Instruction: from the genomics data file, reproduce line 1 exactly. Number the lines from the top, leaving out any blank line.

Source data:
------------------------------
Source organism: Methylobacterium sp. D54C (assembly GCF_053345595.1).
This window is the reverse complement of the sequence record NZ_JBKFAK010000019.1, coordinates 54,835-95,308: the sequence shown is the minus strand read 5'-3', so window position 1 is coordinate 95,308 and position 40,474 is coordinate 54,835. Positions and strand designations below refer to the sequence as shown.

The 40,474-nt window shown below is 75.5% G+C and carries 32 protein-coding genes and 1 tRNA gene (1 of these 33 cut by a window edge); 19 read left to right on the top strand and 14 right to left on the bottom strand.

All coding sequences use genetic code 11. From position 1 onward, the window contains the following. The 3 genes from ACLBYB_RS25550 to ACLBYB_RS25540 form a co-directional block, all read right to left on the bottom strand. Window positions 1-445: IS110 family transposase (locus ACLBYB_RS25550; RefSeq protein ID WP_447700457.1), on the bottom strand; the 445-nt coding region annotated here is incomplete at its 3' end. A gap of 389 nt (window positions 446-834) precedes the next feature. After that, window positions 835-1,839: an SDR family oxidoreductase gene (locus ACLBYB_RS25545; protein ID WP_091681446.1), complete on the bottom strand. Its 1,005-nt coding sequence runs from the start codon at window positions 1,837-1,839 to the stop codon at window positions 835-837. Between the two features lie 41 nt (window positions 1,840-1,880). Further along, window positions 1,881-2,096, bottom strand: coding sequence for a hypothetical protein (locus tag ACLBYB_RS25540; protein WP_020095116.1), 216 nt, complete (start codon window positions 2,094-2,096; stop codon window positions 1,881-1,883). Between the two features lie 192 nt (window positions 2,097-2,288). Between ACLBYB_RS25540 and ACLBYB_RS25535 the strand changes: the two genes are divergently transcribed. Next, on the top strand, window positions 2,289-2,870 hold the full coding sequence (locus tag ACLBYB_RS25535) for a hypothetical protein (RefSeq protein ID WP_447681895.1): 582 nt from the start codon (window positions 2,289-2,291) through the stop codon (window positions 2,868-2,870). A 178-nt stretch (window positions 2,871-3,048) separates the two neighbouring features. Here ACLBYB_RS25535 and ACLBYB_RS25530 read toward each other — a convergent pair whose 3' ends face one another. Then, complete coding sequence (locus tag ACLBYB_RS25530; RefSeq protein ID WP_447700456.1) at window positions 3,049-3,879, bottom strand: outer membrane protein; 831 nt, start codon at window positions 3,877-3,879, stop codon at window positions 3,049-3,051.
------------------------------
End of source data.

Source organism: Methylobacterium sp. D54C (assembly GCF_053345595.1).